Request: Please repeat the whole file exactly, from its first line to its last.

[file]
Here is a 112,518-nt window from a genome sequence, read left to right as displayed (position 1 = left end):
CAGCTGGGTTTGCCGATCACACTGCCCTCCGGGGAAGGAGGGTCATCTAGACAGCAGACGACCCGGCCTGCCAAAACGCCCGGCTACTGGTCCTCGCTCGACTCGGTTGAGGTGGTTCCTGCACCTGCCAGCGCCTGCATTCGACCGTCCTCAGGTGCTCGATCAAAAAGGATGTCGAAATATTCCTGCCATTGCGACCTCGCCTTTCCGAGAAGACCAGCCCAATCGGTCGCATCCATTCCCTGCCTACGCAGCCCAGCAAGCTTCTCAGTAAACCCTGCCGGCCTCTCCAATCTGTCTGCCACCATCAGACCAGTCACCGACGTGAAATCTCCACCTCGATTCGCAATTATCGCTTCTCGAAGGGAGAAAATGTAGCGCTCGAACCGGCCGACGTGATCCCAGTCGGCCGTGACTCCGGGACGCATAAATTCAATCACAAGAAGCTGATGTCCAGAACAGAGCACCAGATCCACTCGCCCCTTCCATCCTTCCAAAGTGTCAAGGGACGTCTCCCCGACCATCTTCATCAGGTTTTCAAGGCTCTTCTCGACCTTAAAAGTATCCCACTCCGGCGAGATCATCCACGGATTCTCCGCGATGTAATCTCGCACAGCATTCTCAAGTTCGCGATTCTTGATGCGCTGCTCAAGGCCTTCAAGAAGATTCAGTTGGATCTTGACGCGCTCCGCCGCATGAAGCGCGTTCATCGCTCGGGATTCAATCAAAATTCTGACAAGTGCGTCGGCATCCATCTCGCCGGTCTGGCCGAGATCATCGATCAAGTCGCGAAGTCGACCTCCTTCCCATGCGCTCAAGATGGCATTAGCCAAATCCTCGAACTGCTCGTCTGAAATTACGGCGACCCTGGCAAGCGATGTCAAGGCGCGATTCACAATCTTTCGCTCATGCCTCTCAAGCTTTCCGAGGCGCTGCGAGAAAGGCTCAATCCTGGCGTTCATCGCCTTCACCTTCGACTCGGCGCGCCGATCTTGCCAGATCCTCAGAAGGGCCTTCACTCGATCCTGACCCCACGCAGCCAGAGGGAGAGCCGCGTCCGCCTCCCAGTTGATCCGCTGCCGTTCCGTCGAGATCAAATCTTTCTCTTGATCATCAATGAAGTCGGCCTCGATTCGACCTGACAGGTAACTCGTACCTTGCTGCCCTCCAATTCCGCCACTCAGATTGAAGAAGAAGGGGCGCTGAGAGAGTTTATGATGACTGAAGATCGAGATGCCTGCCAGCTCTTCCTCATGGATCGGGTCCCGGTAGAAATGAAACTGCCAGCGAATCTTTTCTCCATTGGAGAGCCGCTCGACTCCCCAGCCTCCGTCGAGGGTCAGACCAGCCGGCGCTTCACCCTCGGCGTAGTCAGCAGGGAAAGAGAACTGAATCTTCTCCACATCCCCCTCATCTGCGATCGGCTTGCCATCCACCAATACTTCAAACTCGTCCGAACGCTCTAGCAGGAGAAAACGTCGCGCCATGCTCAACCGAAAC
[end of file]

Here is a 112,518-nt window from a genome sequence, read left to right as displayed (position 1 = left end):
CAGCTGGGTTTGCCGATCACACTGCCCTCCGGGGAAGGAGGGTCATCTAGACAGCAGACGACCCGGCCTGCCAAAACGCCCGGCTACTGGTCCTCGCTCGACTCGGTTGAGGTGGTTCCTGCACCTGCCAGCGCCTGCATTCGACCGTCCTCAGGTGCTCGATCAAAAAGGATGTCGAAATATTCCTGCCATTGCGACCTCGCCTTTCCGAGAAGACCAGCCCAATCGGTCGCATCCATTCCCTGCCTACGCAGCCCAGCAAGCTTCTCAGTAAACCCTGCCGGCCTCTCCAATCTGTCTGCCACCATCAGACCAGTCACCGACGTGAAATCTCCACCTCGATTCGCAATTATCGCTTCTCGAAGGGAGAAAATGTAGCGCTCGAACCGGCCGACGTGATCCCAGTCGGCCGTGACTCCGGGACGCATAAATTCAATCACAAGAAGCTGATGTCCAGAACAGAGCACCAGATCCACTCGCCCCTTCCATCCTTCCAAAGTGTCAAGGGACGTCTCCCCGACCATCTTCATCAGGTTTTCAAGGCTCTTCTCGACCTTAAAAGTATCCCACTCCGGCGAGATCATCCACGGATTCTCCGCGATGTAATCTCGCACAGCATTCTCAAGTTCGCGATTCTTGATGCGCTGCTCAAGGCCTTCAAGAAGATTCAGTTGGATCTTGACGCGCTCCGCCGCATGAAGCGCGTTCATCGCTCGGGATTCAATCAAAATTCTGACAAGTGCGTCGGCATCCATCTCGCCGGTCTGGCCGAGATCATCGATCAAGTCGCGAAGTCGACCTCCTTCCCATGCGCTCAAGATGGCATTAGCCAAATCCTCGAACTGCTCGTCTGAAATTACGGCGACCCTGGCAAGCGATGTCAAGGCGCGATTCACAATCTTTCGCTCATGCCTCTCAAGCTTTCCGAGGCGCTGCGAGAAAGGCTCAATCCTGGCGTTCATCGCCTTCACCTTCGACTCGGCGCGCCGATCTTGCCAGATCCTCAGAAGGGCCTTCACTCGATCCTGACCCCACGCAGCCAGAGGGAGAGCCGCGTCCGCCTCCCAGTTGATCCGCTGCCGTTCCGTCGAGATCAAATCTTTCTCTTGATCATCAATGAAGTCGGCCTCGATTCGACCTGACAGGTAACTCGTACCTTGCTGCCCTCCAATTCCGCCACTCAGATTGAAGAAGAAGGGGCGCTGAGAGAGTTTATGATGACTGAAGATCGAGATGCCTGCCAGCTCTTCCTCATGGATCGGGTCCCGGTAGAAATGAAACTGCCAGCGAATCTTTTCTCCATTGGAGAGCCGCTCGACTCCCCAGCCTCCGTCGAGGGTCAGACCAGCCGGCGCTTCACCCTCGGCGTAGTCAGCAGGGAAAGAGAACTGAATCTTCTCCACATCCCCCTCATCTGCGATCGGCTTGCCATCCACCAATACTTCAAACTCGTCCGAACGCTCTAGCAGGAGAAAACGTCGCGCCATGCTCAACCGAAAC